PepsiCo’s Frito-Lay division is expanding its presence in the snack category this year by inviting new forms of snacks—pretzels, crackers and meat snacks—into its existing line of brands. Frito-Lay is aiming for consumers to associate its brands not only as chips, but as other types of snacks, too.
“There’s a master brand here called Doritos that has the ability, credibility to extend into other parts of the snacking universe that makes sense,” said Parth Raval, chief growth officer for PepsiCo Foods North America. “This is going to be an example of how you start to expand out in concentric circles from your core into other areas and see how high is high.”
PepsiCo is looking into rolling out a cracker product with one of its major chip brands as early as the second half of this year, but the company has not revealed which brand or flavors.
Later this year, PepsiCo also plans to debut Cheetos-flavored pretzels, tapping into the earlier success it had when it launched Cheetos Popcorn 2020, the Raval said.
The company is also endeavoring into meat snacks by building on its partnership with jerky maker Jack Link’s and bringing the Doritos flavoring into the meat category. The two companies, which first struck a distribution deal in 2009, plan to introduce Jack Link’s jerky with Doritos Spicy Sweet Chili and potentially other flavors as part of a co-branding deal.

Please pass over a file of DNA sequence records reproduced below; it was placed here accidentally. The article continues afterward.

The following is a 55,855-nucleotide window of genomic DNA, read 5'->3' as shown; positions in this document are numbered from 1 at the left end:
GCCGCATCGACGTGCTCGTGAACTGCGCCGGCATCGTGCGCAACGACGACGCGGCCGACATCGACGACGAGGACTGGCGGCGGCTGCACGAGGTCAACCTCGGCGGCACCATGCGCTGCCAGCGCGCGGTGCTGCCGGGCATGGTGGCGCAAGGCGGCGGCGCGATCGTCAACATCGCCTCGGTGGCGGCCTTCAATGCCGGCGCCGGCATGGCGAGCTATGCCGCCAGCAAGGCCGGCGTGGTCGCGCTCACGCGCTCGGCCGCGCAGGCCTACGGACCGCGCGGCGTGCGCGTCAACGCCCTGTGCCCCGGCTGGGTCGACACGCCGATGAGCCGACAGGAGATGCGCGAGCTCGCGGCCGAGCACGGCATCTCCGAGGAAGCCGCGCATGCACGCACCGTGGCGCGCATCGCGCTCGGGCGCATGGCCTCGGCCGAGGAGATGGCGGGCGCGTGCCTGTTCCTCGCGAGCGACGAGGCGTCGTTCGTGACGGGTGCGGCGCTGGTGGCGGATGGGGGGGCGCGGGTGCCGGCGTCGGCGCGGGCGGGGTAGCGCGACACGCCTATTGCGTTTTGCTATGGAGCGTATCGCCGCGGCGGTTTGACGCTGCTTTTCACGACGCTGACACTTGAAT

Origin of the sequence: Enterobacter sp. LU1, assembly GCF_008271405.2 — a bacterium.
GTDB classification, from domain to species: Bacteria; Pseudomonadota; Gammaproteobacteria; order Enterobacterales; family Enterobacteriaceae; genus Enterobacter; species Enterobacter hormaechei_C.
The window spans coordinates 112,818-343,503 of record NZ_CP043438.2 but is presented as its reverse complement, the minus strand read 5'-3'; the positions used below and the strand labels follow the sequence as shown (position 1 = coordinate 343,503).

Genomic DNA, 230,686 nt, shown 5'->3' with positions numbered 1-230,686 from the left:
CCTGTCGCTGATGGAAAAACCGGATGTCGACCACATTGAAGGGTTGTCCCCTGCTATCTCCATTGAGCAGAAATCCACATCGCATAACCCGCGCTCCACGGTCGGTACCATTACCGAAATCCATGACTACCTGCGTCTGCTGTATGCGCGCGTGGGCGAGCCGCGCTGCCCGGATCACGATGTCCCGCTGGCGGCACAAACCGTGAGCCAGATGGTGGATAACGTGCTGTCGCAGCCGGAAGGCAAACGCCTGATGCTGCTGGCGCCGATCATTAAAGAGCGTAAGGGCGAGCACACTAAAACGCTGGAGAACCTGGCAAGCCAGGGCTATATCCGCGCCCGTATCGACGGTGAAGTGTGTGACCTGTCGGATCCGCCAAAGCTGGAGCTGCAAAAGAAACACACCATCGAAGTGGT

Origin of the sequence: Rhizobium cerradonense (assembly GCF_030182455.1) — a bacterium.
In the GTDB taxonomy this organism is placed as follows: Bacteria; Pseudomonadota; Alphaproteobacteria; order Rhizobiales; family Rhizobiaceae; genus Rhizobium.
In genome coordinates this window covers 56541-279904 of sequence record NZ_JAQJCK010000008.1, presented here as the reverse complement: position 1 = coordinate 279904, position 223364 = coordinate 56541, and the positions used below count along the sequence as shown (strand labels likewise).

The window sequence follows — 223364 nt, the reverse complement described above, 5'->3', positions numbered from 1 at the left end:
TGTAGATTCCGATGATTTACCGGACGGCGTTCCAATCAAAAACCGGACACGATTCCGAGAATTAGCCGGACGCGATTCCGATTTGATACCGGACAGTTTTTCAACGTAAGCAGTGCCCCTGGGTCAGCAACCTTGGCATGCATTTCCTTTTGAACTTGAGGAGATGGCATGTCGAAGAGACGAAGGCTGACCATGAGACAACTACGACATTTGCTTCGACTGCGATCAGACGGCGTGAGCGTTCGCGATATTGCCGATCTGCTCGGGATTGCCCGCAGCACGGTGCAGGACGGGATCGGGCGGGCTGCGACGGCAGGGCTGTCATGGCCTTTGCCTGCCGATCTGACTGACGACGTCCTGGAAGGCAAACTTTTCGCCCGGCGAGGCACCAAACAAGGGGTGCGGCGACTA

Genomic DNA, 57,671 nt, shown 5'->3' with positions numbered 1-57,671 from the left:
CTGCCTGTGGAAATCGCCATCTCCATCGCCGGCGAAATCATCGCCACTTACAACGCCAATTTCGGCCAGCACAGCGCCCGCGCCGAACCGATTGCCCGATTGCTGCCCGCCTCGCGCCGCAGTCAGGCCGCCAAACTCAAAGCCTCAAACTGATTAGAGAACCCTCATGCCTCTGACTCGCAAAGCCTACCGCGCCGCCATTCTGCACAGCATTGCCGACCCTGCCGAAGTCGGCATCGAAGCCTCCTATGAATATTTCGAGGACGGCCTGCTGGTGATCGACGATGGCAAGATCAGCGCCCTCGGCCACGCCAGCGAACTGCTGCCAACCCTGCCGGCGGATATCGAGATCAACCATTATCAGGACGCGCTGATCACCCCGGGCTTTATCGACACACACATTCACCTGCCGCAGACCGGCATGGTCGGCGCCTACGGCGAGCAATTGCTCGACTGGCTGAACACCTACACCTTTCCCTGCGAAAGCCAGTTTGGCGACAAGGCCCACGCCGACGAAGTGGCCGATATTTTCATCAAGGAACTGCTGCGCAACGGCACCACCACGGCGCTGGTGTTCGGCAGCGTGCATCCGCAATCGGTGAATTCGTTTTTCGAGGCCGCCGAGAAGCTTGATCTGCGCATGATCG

The product would provide PepsiCo with a way to tap into growing consumer demand for healthier proteins and meat-based snacks with unique flavor profiles, Raval said. He added that Jack Link’s is likely “just the first step” of PepsiCo’s presence in animal-based protein.
“We’ve got a lineup planned in the meat-based arena that ... has shown tremendous progress in the last couple of years and will continue to grow,” Raval said. “When you bring a massive brand like Doritos to this space, we believe that it will really continue to catapult the category’s momentum.”
“This is going to be an example of how you start to expand out in concentric circles from your core into other areas and see how high is high.”
PepsiCo’s snacking business is composed mostly of Frito-Lay and Quaker Oats, which together generated nearly $21 billion in sales in North America during the company’s 2021 fiscal year—accounting for more than a quarter of the consumer packaged goods (CPG) company’s $79 billion in global sales.
“The question in our mind is how far do these brands stretch,” said Raval. “We have strong reason to believe that our brands play in multiple domains, and we want to ensure that every time there’s a snacking occasion that the shopper is looking to Frito-Lay.”
This is not PepsiCo’s first time bringing its brands into other categories. Last year, Doritos entered the dip category with Spicy Nacho and Cool Ranch Jalapeno. The dips are positioned to be used with foods beyond chips, including pizza, wings and veggies. The company also began offering bite-sized versions of its Doritos, Cheetos and SunChips packaged in canisters for on-the-go eating.
Plano, Texas-based Frito-Lay North America Brands is a division of PepsiCo., Purchase, N.Y., which also makes brands including bubly, Gatorade, Pepsi, Lipton, Mtn Dew, Propel, Quaker and more.
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